Without going down rabbit trails, the crux of the matter is a highly publicized dispute between the Episcopal Church and several Virginia congregations who took issue with the “intellectual integrity of faith in the modern world.”  The breakaway congregations felt that Episcopal leadership was acquiescing to contemporary culture instead of holding true to the Christian faith.  At the Chapel we have a Woodwardism (sayings attributable to Dick Woodward) that applies here: “Is the Church a thermostat or a thermometer?”  In other words, is the Church telling us what the temperature is, or is the Church setting the temperature?

The decision to leave (quoted below from a 2007 Washington Post article) resulted in the Diocese filing a lawsuit to regain the buildings and assets of the breakaway congregations.  The lawsuit dragged on for years, and cost millions of dollars in legal fees.  The court decided first in favor of the congregations, then reversed itself in favor of the Diocese.  John Yates’ The Falls Church congregation will have a final on-site service then vacate the premises on May 13, 2012.  They will then meet in rented facilities while they work out a long-term plan for their church house.

My purpose in blogging about this issue is not to cast stones at the Episcopal leadership, or to inflame anyone.  I just find it encouraging that in an age of stupendous cultural compromise there are believers willing to die on mountains for their faith.  How exciting for John Yates’ congregation.  I envy them in a way because church will be more expensive and less comfortable for quite some time, but what a privilege to know that your leadership is up to the task.  God bless.  Chi Rho.

Why We Left the Episcopal Church

By The Rev. John Yates and Os Guinness

The Washington Post
Monday, January 8, 2007

When even President Gerald Ford’s funeral at Washington National Cathedral is not exempt from comment about the crisis in the Episcopal Church, we believe it is time to set the record straight as to why our church and so many others around the country have severed ties with the Episcopal Church. Fundamental to a liberal view of freedom is the right of a person or group to define themselves, to speak for themselves and to not be dehumanized by the definitions and distortions of others. This right we request even of those who differ from us.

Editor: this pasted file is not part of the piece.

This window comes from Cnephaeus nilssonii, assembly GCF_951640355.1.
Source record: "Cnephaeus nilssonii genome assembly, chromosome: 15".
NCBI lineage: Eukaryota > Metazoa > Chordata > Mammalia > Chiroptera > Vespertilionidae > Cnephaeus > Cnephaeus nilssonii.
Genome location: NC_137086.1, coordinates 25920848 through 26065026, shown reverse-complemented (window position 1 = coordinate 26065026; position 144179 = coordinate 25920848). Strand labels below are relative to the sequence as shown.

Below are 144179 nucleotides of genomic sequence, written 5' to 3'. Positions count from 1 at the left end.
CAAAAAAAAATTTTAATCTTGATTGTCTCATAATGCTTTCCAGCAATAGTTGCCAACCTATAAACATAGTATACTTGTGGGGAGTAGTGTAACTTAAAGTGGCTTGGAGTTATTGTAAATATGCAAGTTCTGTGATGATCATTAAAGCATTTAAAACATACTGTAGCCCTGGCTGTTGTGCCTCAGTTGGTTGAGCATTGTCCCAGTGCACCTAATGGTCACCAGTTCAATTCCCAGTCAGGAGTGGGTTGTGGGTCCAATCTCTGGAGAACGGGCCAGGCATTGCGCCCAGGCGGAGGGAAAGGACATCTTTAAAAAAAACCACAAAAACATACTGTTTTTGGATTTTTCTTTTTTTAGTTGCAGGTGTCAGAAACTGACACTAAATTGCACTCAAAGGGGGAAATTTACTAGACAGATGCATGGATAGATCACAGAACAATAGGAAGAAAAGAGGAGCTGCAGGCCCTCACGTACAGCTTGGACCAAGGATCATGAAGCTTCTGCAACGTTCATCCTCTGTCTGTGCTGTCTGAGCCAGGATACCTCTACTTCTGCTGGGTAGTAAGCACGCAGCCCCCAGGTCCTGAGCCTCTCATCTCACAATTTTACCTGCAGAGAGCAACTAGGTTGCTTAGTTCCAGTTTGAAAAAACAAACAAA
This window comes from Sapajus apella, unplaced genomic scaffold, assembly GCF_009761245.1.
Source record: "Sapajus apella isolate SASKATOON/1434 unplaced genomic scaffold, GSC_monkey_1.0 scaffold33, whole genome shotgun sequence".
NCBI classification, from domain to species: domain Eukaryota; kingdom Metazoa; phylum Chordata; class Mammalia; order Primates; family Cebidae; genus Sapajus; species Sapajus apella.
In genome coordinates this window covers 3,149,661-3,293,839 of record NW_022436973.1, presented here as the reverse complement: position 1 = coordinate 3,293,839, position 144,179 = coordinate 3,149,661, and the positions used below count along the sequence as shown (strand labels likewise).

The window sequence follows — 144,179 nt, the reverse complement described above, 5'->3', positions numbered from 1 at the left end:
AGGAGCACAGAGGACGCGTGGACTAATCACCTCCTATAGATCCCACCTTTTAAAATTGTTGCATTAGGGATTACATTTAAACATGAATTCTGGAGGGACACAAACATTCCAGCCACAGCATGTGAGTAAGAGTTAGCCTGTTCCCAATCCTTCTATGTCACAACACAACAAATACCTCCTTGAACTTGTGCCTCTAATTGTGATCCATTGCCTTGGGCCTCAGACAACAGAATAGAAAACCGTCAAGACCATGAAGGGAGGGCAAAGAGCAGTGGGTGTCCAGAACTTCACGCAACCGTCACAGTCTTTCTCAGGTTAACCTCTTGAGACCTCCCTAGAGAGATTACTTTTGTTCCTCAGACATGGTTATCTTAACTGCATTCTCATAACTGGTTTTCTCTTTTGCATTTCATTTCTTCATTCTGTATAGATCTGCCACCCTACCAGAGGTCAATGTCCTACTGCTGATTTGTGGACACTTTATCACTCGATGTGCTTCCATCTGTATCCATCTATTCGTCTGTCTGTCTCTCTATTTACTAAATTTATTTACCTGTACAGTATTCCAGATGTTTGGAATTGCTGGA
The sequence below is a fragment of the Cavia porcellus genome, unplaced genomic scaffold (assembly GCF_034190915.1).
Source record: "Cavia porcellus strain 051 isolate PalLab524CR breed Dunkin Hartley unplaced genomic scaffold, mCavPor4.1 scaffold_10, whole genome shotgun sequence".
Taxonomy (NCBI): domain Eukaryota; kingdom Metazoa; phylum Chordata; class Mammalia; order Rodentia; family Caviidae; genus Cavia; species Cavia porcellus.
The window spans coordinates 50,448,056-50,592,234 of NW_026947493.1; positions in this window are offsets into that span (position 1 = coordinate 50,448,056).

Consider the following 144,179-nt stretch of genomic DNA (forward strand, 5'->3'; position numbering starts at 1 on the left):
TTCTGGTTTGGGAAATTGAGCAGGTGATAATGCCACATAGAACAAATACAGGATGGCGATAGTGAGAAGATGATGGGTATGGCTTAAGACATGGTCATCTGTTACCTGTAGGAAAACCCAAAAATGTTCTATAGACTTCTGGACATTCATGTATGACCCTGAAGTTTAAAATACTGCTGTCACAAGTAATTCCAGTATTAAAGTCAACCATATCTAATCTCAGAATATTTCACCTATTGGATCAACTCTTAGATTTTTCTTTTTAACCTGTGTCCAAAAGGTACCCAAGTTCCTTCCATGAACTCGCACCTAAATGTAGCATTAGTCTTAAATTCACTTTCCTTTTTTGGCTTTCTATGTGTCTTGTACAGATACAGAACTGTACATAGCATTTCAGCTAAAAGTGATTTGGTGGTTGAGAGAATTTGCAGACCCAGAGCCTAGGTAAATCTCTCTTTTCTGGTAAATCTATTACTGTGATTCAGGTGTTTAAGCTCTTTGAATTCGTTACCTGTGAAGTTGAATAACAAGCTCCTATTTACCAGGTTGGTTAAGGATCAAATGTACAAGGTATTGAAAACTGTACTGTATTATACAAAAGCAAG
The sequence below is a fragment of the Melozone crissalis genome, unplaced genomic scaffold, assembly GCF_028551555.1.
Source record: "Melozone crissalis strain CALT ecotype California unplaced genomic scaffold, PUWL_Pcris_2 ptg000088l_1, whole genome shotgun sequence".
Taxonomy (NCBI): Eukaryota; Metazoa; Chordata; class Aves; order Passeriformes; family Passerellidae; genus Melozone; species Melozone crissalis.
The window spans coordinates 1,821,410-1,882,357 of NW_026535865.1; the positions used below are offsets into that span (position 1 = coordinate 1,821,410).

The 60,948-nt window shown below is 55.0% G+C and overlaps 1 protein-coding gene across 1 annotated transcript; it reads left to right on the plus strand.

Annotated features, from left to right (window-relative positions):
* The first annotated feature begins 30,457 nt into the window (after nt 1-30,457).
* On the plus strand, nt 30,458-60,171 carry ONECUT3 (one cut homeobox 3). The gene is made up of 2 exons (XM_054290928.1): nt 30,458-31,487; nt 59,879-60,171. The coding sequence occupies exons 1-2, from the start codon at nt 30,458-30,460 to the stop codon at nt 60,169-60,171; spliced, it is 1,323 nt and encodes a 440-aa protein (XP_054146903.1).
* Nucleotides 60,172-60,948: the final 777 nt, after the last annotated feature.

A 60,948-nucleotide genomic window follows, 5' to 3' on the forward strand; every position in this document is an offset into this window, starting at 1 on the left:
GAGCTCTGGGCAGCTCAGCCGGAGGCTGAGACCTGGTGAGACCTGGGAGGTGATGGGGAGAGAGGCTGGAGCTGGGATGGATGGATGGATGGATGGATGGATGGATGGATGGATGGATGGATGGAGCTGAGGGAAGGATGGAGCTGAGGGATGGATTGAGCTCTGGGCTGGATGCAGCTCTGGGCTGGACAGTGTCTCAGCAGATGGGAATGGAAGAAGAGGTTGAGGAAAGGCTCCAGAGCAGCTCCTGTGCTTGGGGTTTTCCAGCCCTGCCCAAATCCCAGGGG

The core issue in why we left is not women’s leadership. It is not “Episcopalians against equality,” as the headline on a recent Post op-ed by Harold Meyerson put it. It is not a “leftward” drift in the church. It is not even primarily ethical — though the ordination of a practicing homosexual as bishop was the flash point that showed how far the repudiation of Christian orthodoxy had gone.

The core issue for us is theological: the intellectual integrity of faith in the modern world. It is thus a matter of faithfulness to the lordship of Jesus, whom we worship and follow. The American Episcopal Church no longer believes the historic, orthodox Christian faith common to all believers. Some leaders expressly deny the central articles of the faith — saying that traditional theism is “dead,” the incarnation is “nonsense,” the resurrection of Jesus is a fiction, the understanding of the cross is “a barbarous idea,” the Bible is “pure propaganda” and so on. Others simply say the creed as poetry or with their fingers crossed.